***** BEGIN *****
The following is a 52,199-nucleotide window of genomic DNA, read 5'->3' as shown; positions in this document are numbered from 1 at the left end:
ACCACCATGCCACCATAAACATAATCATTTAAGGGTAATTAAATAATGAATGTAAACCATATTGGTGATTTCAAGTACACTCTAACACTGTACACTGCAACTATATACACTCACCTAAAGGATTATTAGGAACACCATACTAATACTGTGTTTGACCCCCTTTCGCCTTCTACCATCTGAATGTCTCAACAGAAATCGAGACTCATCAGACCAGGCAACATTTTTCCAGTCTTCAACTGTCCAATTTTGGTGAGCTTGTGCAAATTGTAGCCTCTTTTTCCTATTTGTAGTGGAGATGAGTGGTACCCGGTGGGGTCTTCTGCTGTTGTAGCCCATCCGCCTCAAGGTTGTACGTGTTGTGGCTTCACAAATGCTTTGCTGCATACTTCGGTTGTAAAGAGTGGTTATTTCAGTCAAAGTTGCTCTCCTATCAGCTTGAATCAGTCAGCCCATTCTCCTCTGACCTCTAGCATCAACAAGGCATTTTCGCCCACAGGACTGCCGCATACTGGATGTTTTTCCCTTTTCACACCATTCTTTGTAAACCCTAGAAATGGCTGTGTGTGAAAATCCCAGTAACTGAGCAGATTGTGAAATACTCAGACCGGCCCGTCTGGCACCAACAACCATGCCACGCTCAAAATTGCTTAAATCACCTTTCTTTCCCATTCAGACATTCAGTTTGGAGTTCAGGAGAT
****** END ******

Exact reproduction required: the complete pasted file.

The following is a 52,199-nucleotide window of genomic DNA, read 5'->3' as shown; positions in this document are numbered from 1 at the left end:
ACCACCATGCCACCATAAACATAATCATTTAAGGGTAATTAAATAATGAATGTAAACCATATTGGTGATTTCAAGTACACTCTAACACTGTACACTGCAACTATATACACTCACCTAAAGGATTATTAGGAACACCATACTAATACTGTGTTTGACCCCCTTTCGCCTTCTACCATCTGAATGTCTCAACAGAAATCGAGACTCATCAGACCAGGCAACATTTTTCCAGTCTTCAACTGTCCAATTTTGGTGAGCTTGTGCAAATTGTAGCCTCTTTTTCCTATTTGTAGTGGAGATGAGTGGTACCCGGTGGGGTCTTCTGCTGTTGTAGCCCATCCGCCTCAAGGTTGTACGTGTTGTGGCTTCACAAATGCTTTGCTGCATACTTCGGTTGTAAAGAGTGGTTATTTCAGTCAAAGTTGCTCTCCTATCAGCTTGAATCAGTCAGCCCATTCTCCTCTGACCTCTAGCATCAACAAGGCATTTTCGCCCACAGGACTGCCGCATACTGGATGTTTTTCCCTTTTCACACCATTCTTTGTAAACCCTAGAAATGGCTGTGTGTGAAAATCCCAGTAACTGAGCAGATTGTGAAATACTCAGACCGGCCCGTCTGGCACCAACAACCATGCCACGCTCAAAATTGCTTAAATCACCTTTCTTTCCCATTCAGACATTCAGTTTGGAGTTCAGGAGAT